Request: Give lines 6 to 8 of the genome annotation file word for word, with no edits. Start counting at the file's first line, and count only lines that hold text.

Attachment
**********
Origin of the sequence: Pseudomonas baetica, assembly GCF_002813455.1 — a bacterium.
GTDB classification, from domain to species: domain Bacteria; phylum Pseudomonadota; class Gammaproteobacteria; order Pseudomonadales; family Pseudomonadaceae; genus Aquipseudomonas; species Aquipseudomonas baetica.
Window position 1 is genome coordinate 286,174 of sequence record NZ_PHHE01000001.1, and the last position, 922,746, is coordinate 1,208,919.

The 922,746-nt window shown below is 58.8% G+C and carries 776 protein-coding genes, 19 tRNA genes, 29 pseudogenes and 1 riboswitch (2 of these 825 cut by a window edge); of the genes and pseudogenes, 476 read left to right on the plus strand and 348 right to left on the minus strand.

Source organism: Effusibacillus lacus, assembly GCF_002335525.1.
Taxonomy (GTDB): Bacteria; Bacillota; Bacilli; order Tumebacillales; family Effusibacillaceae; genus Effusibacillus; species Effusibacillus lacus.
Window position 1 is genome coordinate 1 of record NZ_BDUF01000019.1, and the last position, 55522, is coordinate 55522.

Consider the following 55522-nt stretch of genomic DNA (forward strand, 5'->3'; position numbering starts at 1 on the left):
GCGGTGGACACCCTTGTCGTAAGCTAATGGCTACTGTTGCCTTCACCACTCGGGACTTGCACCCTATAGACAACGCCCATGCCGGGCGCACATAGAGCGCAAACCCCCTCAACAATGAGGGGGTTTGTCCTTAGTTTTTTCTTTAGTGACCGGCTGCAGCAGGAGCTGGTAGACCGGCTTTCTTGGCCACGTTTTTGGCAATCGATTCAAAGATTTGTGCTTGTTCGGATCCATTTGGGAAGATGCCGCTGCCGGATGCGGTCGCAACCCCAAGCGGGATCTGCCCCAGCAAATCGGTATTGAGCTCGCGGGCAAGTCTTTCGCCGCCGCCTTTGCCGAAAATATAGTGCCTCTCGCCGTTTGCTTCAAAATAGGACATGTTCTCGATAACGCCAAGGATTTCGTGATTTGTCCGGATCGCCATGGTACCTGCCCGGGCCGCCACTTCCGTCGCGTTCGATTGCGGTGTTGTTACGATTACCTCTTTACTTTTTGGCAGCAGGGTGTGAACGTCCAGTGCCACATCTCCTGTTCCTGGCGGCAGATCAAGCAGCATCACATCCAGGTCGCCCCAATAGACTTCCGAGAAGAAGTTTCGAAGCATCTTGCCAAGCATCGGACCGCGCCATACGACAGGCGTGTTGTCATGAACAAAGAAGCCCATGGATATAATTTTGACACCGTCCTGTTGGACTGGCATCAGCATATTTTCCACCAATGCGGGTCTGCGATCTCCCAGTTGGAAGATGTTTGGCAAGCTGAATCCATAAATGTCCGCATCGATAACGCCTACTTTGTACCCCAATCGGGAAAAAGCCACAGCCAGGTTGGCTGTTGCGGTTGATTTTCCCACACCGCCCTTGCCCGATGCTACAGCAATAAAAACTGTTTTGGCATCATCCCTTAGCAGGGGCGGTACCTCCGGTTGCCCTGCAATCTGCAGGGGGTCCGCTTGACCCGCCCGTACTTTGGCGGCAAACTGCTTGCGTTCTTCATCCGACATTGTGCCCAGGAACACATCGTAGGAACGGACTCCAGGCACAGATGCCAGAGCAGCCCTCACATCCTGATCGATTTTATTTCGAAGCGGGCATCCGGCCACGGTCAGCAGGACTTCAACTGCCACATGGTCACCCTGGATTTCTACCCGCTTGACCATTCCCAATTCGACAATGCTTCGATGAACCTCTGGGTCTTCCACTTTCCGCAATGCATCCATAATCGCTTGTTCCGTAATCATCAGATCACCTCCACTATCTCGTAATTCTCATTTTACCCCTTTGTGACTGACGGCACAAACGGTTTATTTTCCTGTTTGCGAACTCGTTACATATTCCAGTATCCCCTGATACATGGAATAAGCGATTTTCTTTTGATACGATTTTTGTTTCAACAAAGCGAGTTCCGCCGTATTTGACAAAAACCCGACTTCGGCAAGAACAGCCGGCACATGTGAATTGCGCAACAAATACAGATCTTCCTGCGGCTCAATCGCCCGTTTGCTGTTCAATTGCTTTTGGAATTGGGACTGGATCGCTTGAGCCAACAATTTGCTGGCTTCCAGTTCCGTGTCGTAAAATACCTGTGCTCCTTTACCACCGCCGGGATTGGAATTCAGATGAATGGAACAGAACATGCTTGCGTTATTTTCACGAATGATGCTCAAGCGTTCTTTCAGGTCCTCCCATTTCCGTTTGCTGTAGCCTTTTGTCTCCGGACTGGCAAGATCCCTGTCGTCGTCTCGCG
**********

Taxonomy (GTDB): Bacteria; Bacillota; Bacilli; order Tumebacillales; family Effusibacillaceae; genus Effusibacillus; species Effusibacillus lacus.
Window position 1 is genome coordinate 1 of record NZ_BDUF01000019.1, and the last position, 55522, is coordinate 55522.

Consider the following 55522-nt stretch of genomic DNA (forward strand, 5'->3'; position numbering starts at 1 on the left):